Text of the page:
It was December 26th 1975 and I was stood in line at my local movie theatre waiting to see Jaws.
Even though it was released in the summer in the US this was the first showing in the UK and I was pumped.
And a bit scared.
Because I’d already read the book and sharks are scary, right? Even big plastic two-dimensional ones.
With that movie, Steven Speilberg created fear in the hearts of hundreds of thousands of people who ventured into the ocean over the following years after watching the film.
People who had previously never given sharks a second thought were all of a sudden having an extra look around before getting in the water and being extra vigilant once submerged.
A few weeks ago I was chatting with a friend via email about the rise of radical liberalism.
He said he was getting as frustrated with the far left as he was with the far right.
I had to agree.
Extremism in any form is not a good thing.
It polarizes people, stifles debate, removes any semblance of trust and serves no purpose.
I pointed out that the far left are just a tiny, but very vocal minority, just like the far right.
I’m a liberal and I have lots of liberal friends.
I’d go as far as to say that of all the people I know at least 75% are left-leaning. And that includes clients because that is the kind of person who hires me.
I’m not sure how many people I know, but it’s a lot, and yet I don’t know a single person who I would describe as a radical leftist.
I know one who is far right, but none far left that I can think of.
Wouldn’t that be weird, if there were so many people with extreme left views and I didn’t know any of them?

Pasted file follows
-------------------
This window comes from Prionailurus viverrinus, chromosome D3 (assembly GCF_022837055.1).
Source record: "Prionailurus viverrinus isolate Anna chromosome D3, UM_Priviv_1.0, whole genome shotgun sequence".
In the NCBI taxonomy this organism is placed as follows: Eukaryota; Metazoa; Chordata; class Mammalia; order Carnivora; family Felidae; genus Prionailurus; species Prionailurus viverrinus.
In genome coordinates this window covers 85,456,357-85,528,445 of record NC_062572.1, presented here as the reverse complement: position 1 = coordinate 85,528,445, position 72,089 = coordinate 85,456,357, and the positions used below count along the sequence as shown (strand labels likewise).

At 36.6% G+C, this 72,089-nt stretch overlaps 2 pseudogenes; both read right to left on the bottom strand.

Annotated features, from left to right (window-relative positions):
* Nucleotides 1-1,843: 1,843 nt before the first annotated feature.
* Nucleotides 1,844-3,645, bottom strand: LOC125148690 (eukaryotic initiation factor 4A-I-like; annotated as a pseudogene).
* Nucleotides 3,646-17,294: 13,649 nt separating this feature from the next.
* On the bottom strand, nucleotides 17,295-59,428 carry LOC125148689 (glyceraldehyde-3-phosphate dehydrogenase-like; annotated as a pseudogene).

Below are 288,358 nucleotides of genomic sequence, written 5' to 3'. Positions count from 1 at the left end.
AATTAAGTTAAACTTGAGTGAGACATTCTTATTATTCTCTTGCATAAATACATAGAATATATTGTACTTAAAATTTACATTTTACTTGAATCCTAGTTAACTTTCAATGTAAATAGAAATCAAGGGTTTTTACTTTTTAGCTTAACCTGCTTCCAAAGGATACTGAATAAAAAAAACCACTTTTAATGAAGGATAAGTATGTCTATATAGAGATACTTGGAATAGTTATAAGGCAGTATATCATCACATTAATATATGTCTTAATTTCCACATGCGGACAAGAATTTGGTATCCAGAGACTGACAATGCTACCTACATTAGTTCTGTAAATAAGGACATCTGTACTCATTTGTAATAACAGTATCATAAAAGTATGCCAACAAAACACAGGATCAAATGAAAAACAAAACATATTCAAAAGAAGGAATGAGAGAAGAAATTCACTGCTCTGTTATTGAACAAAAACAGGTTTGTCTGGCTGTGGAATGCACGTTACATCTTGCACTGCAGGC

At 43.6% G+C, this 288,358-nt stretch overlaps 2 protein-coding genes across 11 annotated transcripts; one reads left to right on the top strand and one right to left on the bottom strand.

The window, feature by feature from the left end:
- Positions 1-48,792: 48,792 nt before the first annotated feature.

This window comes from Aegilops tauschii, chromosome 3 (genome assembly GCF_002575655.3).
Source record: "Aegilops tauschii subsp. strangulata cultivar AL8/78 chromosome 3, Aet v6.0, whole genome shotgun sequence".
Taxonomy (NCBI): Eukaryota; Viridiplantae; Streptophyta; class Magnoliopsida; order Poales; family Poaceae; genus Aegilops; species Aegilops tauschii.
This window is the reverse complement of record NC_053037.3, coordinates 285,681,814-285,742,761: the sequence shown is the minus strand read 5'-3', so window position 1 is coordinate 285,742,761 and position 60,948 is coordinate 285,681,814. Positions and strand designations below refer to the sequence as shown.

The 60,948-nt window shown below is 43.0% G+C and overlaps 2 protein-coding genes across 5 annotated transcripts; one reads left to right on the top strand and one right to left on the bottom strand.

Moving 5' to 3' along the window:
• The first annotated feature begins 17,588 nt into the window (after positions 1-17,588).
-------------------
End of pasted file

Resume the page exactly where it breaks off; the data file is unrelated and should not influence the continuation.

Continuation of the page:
We Need To Build A Stronger Military
Congress recently approved a 2019 US defense budget of $716 billion.
That’s approximately two billion dollars per day spent on defending this country.
You can fund a lot of hospitals and pretty much eradicate poverty in this country with that kind of money.
The US Military is larger than the next nine in the world combined.
It outspends China (which has almost 1,000,000 more soldiers) by 3:1 and Russian by about 8:1.
Yet very few people bat an eyelid about military spending.
We must support our troops because they are defending our country and keeping us safe goes the refrain.
And to question that is to open yourself up for ridicule as being unpatriotic (if you’re American) and/or some sort of commie weirdo.
Smoking kills more people in the US in a couple of hours than ISIS has done since its inception.
Admittedly, it would take tobacco two days to surpass the deaths from Al Qaeda and 9/11, but that’s all.
Where’s the fear?
Where’s the outrage?
Where are the politicians demanding billions of dollars be poured into halting this genocide?
Crickets and tumbleweed.
There’s something that links sharks, the radical left and concern about ISIS attacks.
It’s the availability heuristic.
The Incredible Power of the Availability Heuristic
It is the cognitive bias that makes us believe that the more we hear about something ‘dangerous’ the more prevalent it is and the more we must fear it.
A person dying from smoking never makes the news unless they are famous. It’s not newsworthy, it’s old hat
As such we rarely stop to contemplate that smoking kills more Americans every 18-months or so than the following wars combined: